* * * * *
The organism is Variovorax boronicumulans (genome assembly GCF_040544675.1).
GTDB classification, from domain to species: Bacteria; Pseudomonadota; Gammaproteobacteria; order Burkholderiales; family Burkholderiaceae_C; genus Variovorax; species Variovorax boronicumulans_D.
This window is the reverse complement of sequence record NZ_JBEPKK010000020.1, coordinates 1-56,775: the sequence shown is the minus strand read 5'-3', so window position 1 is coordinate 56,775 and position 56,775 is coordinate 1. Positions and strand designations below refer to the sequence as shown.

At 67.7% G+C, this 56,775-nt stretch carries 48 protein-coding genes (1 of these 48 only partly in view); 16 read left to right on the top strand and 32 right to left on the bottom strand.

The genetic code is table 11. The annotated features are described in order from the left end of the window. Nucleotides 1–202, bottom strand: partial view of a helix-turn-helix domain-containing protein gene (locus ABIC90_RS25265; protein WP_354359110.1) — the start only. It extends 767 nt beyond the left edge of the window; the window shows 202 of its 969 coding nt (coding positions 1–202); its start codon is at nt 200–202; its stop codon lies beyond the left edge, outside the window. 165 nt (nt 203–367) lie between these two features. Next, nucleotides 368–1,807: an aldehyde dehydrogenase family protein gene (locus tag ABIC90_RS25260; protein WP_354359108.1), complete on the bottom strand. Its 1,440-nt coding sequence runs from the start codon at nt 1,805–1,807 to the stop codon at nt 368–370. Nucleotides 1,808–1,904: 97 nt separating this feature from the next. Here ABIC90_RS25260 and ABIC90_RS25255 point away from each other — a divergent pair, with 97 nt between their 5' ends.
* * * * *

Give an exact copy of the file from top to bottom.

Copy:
The organism is Variovorax boronicumulans (genome assembly GCF_040544675.1).
GTDB classification, from domain to species: Bacteria; Pseudomonadota; Gammaproteobacteria; order Burkholderiales; family Burkholderiaceae_C; genus Variovorax; species Variovorax boronicumulans_D.
This window is the reverse complement of sequence record NZ_JBEPKK010000020.1, coordinates 1-56,775: the sequence shown is the minus strand read 5'-3', so window position 1 is coordinate 56,775 and position 56,775 is coordinate 1. Positions and strand designations below refer to the sequence as shown.

At 67.7% G+C, this 56,775-nt stretch carries 48 protein-coding genes (1 of these 48 only partly in view); 16 read left to right on the top strand and 32 right to left on the bottom strand.

The genetic code is table 11. The annotated features are described in order from the left end of the window. Nucleotides 1–202, bottom strand: partial view of a helix-turn-helix domain-containing protein gene (locus ABIC90_RS25265; protein WP_354359110.1) — the start only. It extends 767 nt beyond the left edge of the window; the window shows 202 of its 969 coding nt (coding positions 1–202); its start codon is at nt 200–202; its stop codon lies beyond the left edge, outside the window. 165 nt (nt 203–367) lie between these two features. Next, nucleotides 368–1,807: an aldehyde dehydrogenase family protein gene (locus tag ABIC90_RS25260; protein WP_354359108.1), complete on the bottom strand. Its 1,440-nt coding sequence runs from the start codon at nt 1,805–1,807 to the stop codon at nt 368–370. Nucleotides 1,808–1,904: 97 nt separating this feature from the next. Here ABIC90_RS25260 and ABIC90_RS25255 point away from each other — a divergent pair, with 97 nt between their 5' ends.